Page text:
Wright speaks out on administrating and politics
Though it is counter-intuitive, it is an essential part of the job description. College administrators are extraordinarily cautious to avoid the appearance of bias, especially partisanship, in their decision-making.
In interviews, senior administrators explained how important credibility and impartiality are for commanding the authority and respect necessary to be effective.
Administrators maintain that political biases do not exist in the College's administration, and that in any case, certainly no such biases play a role in the decisions made by the College. And while critics may charge that the administration is systemically biased, there is no marked evidence to support this theory.
President of the College James Wright said that he must be constantly vigilant that he does not express partisanship whenever he is acting in an official capacity. "You learn to be careful," Wright said.
According to Wright, he has never nor does he ever intend on using the prominence of his office to any political advantage.
Because of the visibility of Wright's office, "being careful" applies to almost any decision he makes as president.
Wright provided an example to demonstrate his constant concern: "If a presidential candidate is on campus, I'll certainly be courteous and extend a warm welcome. But I cannot and will not go any further. I could never shake his hand for a photo-op or publicly endorse any of his views. I have to know where to draw the line."
According to senior administrators, the vast majority of issues which have had any public prominence are issues so particular to higher education that it is exceedingly difficult to cast them in a partisan light.
Most recently, however, colleges around the nation, including Dartmouth, found themselves addressing publicly the legal controversies surrounding affirmative action.
In an unusual move, Wright spoke out on affirmative action when the Supreme Court heard two cases involving the University of Michigan. The President openly supported affirmative action, a decision he made "without hesitancy."
The decision, he contended, was not based on partisanship but rather a belief that colleges have a responsibility to seek to assemble student bodies with diverse backgrounds.
Wright considers affirmative action an essential issue for any college, and said that he made the decision to speak out in his capacity as president of the College seeking to protect the interests of the institution.
When it comes to matters that do not have direct implications on the institution, Wright has "the utmost faith" in his colleagues to know what is and is not appropriate to discuss openly.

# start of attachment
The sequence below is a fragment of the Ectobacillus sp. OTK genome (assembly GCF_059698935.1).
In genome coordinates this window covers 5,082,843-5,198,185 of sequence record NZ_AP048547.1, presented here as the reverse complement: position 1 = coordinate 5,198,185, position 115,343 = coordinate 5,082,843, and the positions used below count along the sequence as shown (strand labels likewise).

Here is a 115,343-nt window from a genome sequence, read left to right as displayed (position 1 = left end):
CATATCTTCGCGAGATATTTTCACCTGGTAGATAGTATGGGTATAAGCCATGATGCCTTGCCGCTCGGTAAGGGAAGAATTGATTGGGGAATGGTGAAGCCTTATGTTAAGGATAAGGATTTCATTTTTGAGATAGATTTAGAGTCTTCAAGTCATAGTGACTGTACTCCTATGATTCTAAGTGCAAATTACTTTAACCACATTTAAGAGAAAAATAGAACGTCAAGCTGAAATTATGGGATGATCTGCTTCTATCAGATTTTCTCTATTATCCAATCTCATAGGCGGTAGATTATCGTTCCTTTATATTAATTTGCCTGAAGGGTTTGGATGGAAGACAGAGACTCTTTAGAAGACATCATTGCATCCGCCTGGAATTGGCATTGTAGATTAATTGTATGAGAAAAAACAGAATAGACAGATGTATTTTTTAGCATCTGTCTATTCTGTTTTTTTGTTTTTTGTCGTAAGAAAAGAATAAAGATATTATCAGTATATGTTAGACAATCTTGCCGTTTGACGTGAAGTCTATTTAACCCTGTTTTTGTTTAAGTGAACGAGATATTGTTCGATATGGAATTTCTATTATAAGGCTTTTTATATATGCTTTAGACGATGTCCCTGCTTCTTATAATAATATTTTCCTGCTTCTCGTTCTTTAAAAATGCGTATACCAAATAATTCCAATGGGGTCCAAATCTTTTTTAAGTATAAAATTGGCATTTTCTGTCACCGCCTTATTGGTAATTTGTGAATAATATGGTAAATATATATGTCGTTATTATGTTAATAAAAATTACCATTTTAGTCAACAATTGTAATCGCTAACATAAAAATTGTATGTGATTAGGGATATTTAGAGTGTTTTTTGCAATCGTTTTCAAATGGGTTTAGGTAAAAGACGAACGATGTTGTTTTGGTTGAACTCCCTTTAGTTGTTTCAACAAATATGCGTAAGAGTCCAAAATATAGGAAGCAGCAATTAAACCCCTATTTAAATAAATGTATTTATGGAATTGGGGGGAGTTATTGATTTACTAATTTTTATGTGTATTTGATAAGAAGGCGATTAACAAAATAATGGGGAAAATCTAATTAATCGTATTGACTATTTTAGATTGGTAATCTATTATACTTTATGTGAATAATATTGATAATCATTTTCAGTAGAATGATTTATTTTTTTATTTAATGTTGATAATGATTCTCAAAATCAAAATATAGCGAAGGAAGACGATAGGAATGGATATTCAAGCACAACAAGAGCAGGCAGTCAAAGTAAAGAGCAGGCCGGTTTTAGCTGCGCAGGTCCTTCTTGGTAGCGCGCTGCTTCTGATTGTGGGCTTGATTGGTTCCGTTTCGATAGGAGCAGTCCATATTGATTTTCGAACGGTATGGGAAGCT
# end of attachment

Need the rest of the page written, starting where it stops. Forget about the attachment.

Wright acknowledged that as citizens, administrators are hard pressed to separate their personal views with that which is appropriate to discuss when acting in their administrative capacity.
At the same time, Wright expressed no concern that his staff is anything but politically neutral; he felt quite secure that they are able to distinguish between their personal inclinations and the demands of their work.
Seldom will a college ever jeopardize its reputation by submitting itself to politics or partisanship, Wright said. Within the Dartmouth administration, Wright's colleagues concur that there is never political or partisan divide.
In an interview, Provost Barry Scherr said that he values free speech and the openness of opinion, but in regard to dealings within the administration, "It's generally important to stay free of partisan politics."
Scherr believes that within the Dartmouth administration, the interests of the college always triumph over personal partisanship.
When asked about President Wright's stance in the Michigan admissions case, Scherr said, "I thought that was the case when a college has the right and is justified in speaking out -- I would have."
Dean of the College James Larimore agreed that senior administrators within the college are careful not to reveal partisanship or biases. "The senior staff engages in a good, thoughtful discussion of all issues. At best, it can be an animated exchange with disagreement and an exploration of alternative views."
Larimore contended that often times the issues with which the administration grapples have no clear-cut solutions, nor do the solutions they discuss have partisan labels. "Most often, we find ourselves making policy decisions amongst a choice of competing goods," he said.
He further expressed a general weariness with partisan labels. "What we miss in public debate is that the world is more complicated," he said.
According to Larimore, discussions among administrators that warrant themselves to an ideological bias are not argued on the lines of partisan politics, but on what is in the best interest of the institution.
Larimore admitted that while institutional decisions can differ from administrators' personal ideological views, personal beliefs and what is best for the College are wholly independent thought processes.
Wright and Scherr concurred with Larimore that college institutions "need to be careful about direct engagement on political matters."